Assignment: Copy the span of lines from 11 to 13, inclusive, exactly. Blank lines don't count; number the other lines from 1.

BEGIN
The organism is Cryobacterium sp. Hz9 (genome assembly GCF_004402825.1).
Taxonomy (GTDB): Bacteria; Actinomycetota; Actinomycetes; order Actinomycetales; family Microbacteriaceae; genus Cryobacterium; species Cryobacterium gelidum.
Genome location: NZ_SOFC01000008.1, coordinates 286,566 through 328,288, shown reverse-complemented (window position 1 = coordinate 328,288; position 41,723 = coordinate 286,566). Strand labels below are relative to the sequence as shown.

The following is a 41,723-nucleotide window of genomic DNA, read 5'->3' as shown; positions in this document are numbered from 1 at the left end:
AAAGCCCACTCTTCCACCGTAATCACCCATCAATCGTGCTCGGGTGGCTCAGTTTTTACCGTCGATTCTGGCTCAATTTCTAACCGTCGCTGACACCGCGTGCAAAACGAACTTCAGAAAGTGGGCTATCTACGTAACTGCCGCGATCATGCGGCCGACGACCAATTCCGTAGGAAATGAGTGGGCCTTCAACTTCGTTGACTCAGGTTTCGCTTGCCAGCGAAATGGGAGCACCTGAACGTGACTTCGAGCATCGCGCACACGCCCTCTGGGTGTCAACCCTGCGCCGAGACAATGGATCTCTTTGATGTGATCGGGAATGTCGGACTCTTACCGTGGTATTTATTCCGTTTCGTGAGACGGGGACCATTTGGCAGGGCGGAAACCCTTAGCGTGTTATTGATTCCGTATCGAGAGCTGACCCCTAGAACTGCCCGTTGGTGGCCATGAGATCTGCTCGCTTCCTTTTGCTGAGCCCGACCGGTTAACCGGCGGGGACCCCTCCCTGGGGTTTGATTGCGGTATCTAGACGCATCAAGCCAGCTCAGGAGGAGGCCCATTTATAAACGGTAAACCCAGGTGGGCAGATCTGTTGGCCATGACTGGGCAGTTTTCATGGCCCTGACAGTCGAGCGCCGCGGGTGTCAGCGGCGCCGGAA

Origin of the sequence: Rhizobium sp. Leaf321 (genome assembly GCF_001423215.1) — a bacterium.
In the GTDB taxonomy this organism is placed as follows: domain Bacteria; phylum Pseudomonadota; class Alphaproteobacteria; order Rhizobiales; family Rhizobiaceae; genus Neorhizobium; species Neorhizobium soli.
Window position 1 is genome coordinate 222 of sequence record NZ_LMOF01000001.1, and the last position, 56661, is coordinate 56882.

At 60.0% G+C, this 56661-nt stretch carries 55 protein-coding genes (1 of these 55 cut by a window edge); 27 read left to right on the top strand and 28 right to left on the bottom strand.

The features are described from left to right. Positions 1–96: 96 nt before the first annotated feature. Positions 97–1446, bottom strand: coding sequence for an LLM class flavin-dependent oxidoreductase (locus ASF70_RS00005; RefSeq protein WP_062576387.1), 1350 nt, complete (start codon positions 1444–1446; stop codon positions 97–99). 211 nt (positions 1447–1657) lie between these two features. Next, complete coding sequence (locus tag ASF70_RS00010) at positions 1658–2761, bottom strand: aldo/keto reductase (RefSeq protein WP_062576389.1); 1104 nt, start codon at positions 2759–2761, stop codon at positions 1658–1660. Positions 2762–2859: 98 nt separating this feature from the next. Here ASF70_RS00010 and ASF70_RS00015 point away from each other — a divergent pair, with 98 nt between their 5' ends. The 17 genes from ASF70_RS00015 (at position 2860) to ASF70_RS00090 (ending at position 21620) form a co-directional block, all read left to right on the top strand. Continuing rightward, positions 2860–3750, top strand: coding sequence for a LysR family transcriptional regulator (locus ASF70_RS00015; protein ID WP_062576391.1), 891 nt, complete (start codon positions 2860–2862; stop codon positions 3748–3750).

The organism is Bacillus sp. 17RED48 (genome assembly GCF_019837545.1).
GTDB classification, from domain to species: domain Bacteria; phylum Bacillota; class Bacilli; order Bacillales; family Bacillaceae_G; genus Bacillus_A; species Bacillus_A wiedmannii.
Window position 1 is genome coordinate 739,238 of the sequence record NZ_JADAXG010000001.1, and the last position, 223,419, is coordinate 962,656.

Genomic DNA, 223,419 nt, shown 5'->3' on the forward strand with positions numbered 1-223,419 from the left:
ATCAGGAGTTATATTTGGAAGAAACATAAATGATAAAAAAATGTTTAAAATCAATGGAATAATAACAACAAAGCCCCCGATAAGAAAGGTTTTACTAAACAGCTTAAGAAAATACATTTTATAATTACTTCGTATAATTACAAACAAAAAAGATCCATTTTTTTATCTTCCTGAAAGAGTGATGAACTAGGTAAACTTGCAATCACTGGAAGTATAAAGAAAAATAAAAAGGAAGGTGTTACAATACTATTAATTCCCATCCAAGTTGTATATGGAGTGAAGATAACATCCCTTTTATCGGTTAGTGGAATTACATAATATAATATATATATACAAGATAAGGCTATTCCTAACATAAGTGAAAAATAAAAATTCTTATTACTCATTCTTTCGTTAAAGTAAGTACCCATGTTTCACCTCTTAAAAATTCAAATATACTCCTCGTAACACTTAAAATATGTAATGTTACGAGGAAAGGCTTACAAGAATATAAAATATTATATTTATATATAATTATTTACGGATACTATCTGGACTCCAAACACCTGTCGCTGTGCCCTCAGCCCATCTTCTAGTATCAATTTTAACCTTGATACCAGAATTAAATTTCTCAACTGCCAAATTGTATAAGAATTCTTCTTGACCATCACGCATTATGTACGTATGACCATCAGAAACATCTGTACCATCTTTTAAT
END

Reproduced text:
The organism is Bacillus sp. 17RED48 (genome assembly GCF_019837545.1).
GTDB classification, from domain to species: domain Bacteria; phylum Bacillota; class Bacilli; order Bacillales; family Bacillaceae_G; genus Bacillus_A; species Bacillus_A wiedmannii.
Window position 1 is genome coordinate 739,238 of the sequence record NZ_JADAXG010000001.1, and the last position, 223,419, is coordinate 962,656.